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Dicanio v. Norfolk Southern Railway Co.

United States District Court, W.D. Pennsylvania

May 5, 2015



ARTHUR J. SCHWAB, District Judge.

Presently before this Court are Motions in Limine filed by the Parties, in advance of the upcoming jury trial, which is scheduled to begin on August 24, 2015. Doc. Nos. 46, 50, 61. The issues have been fully briefed and are ripe for disposition. Doc. Nos. 47, 51, 62, 68-69, 71. After consideration of these matters, including oral argument during the Preliminary Pretrial Conference, the following Order is entered:

1. Defendant's Motion in Limine Regarding the Value of Medical and Other Fringe Benefits (Doc. No. 46) is GRANTED. In this Motion, Defendant moves this Court to exclude evidence and testimony relating to the value of any lost medical and other fringe benefits because damages should only be awarded for "out-of-pocket" costs. Plaintiff opposes this Motion. Doc. No. 71, pg. 3. Plaintiff's presentation of evidence as to her proposed damages for medical and other fringe benefits shall be limited to actual "out-of-pocket" losses. See Bradford v. UPMC, 2008 WL 191706, at *6 (W.D. Pa. Jan. 18, 2008)(McVerry, J.). Limiting Plaintiff's potential recovery for medical and other benefits to actual sums spent to obtain alternate coverage conforms with the purposes of damages awards in employment discrimination cases, which is to make the aggrieved party whole.;
2. Defendant's Motion in Limine to Exclude Certain Testimony of Dr. Bernie Simons (Doc. No. 50) is GRANTED IN PART AND DENIED IN PART. Defendant moves this Court to find that Dr. Simons: (1) may only testify as a fact witness because he has not filed an expert report pursuant to either Federal Rule of Civil Procedure 26(a)(2)(B) or (a)(2)(C); (2) may not testify as to matters outside his personal knowledge or for which a foundation of personal knowledge is not laid; (3) be excluded from testifying as to Plaintiff's diagnosis of Irritable Bowel Syndrome ("IBS") and describing symptoms of IBS in individuals other than Plaintiff; and (4) be excluded from testifying about Plaintiff's colonoscopy and polyps excision in August 2012 because these procedures do not relate to IBS. Doc. No. 50.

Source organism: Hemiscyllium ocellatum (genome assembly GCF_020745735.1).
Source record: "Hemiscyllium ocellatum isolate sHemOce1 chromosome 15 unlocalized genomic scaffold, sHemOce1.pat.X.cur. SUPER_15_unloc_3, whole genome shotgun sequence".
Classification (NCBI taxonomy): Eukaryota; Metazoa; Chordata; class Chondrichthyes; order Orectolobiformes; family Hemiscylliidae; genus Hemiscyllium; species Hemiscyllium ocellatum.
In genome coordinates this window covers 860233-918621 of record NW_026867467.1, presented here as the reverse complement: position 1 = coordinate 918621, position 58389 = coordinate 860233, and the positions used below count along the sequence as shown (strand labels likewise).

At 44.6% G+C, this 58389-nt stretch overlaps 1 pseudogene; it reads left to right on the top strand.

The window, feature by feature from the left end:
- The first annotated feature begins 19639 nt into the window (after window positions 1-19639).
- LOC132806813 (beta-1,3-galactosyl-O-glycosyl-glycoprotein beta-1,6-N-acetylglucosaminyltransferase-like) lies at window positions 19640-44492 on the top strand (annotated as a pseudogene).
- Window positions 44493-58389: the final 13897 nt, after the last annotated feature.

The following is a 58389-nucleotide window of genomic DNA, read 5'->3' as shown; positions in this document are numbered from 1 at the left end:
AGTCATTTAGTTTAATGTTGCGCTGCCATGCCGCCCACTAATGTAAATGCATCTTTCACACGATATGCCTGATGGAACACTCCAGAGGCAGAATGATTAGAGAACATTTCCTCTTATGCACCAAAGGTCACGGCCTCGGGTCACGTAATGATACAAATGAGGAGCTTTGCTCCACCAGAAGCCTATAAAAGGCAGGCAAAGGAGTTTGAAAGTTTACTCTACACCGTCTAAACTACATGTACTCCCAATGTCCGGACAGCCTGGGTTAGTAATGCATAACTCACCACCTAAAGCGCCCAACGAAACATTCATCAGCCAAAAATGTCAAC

In response to this Motion, Plaintiff contends that Dr. Simons' proposed testimony is proper because "his testimony is restricted to his treatment of Ms. DiCanio and does not extend into the zone of expert testimony." Doc. No. 71, pg. 1. Federal Rule of Evidence 701 provides limitations for opinion testimony by a lay witness, including that the testimony is "rationally based on the witness's perception." Dr. Simons may testify, during trial, as to his treatment, examination, and diagnosis of Plaintiff, including Plaintiff's 2012 colonoscopy and polyps excision because these procedures have a tendency to make a consequential fact more or less probable. Fed.R.Evid. 401. However, Dr. Simons may not testify as to matters outside of his personal knowledge because such testimony would constitute improper expert testimony. As noted during the Preliminary Pretrial Conference, to the extent either party wishes to rely on Plaintiff's diagnosis of IBS by Plaintiff's gastroenterologist, Dr. Roseman, this evidence shall be presented through Dr. Roseman's direct testimony during trial or a videotaped deposition.;